Apr 182018
 

In the Spotlight showcases a cross-section of an artist’s cover work. View past installments, then post suggestions for future picks in the comments!

sex pistols covers

Our casual Sex Pistols stroll down memory lane concludes today with a look at the covers they performed themselves. If you’ve been with us through the series, we’ve presented their one-and-only studio album Never Mind The Bullocks, Here’s The Sex Pistols as a Full Album feature along with several single-artist tributes to the entire album. We’ve also covered the covers spawned from each of their four singles: “Anarchy In the U.K.,” “God Save The Queen,” “Pretty Vacant,” and “Holidays In The Sun.”

Covers performed by the band first started to appear on official commercial releases only after the Rotten/Jones/Cook/Vicious line-up imploded in January of 1978. However, like most new bands with limited original material, covers were part of their live sets from the start. And since the band’s break-up, several poorly recorded versions from those early shows have found their way to market. But the bulk of any discussion about cover versions performed by the punk icons will focus on The Great Rock ‘n’ Roll Swindle, the early 1979 double soundtrack album from the “mockumentary” film about the band of the same name. Continue reading »

Oct 032017
 
cover me playlist

Today is the day! At long last, Cover Me: The Stories Behind the Greatest Cover Songs of All Time is in stores and online at Amazon, Barnes and Noble, IndieBound, Powell’s, and many other places (including, hopefully, your local independent bookstore!).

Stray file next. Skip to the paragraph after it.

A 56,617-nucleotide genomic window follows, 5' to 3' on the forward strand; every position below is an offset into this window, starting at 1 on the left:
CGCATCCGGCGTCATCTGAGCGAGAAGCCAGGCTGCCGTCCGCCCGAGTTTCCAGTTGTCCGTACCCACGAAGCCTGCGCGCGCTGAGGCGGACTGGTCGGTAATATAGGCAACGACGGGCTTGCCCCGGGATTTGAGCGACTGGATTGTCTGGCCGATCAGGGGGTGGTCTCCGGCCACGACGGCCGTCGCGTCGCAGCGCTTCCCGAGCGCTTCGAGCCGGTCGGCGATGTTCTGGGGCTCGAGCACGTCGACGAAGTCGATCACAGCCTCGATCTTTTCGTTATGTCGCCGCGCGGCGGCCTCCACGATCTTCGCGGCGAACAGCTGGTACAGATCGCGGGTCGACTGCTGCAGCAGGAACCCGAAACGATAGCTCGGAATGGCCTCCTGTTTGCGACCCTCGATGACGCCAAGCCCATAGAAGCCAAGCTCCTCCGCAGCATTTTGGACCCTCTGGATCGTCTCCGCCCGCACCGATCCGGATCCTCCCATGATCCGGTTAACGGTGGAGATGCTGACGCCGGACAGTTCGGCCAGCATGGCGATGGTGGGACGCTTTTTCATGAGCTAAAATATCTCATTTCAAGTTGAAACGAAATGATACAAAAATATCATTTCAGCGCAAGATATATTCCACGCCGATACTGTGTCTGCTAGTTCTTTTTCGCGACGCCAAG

A lot has happened since I first announced the book back in May. The New Yorker published an excerpt about Devo’s meeting with Mick Jagger. I was interviewed on SiriusXM about the Hendrix, Cash, Aretha, Pet Shop Boys, Elvis, and Creedence Clearwater Revival chapters. And most importantly for you reading this, I put together an exclusive bonus mix that blog fans can get when they buy the book (it says “pre-order,” but we’ll say “week-of-release order” counts too).

And I wanted to share one more thing, another blog exclusive: An audio companion to the book. Continue reading »

Aug 282017
 
cover me book

—November update: The book is now out, but if you review it on Amazon or elsewhere, the mixtape can still be yours! Just send proof of review to the email below.—

Cover Me: The Stories Behind the Greatest Songs Of All Time comes out October 3. It dives deep into twenty iconic covers, from Elvis’s “Hound Dog” through Adele’s “Make You Feel My Love.” I interviewed artists like David Byrne and Roger Daltrey to get the untold stories behind their greatest covers. You can read all about it here.

Now we’ve got a special bonus for anyone who preorders: a free digital album of other covers of those same songs.

What’s the greatest “Take Me to the River” that’s not by Al Green or the Talking Heads? My favorite “Hurt” untouched by either of those men in black? An “I Will Always Love You” that sounds like the artist has never heard either Dolly Parton or Whitney Houston’s versions? This mix answers all those questions. Continue reading »

May 192017
 
Cover Me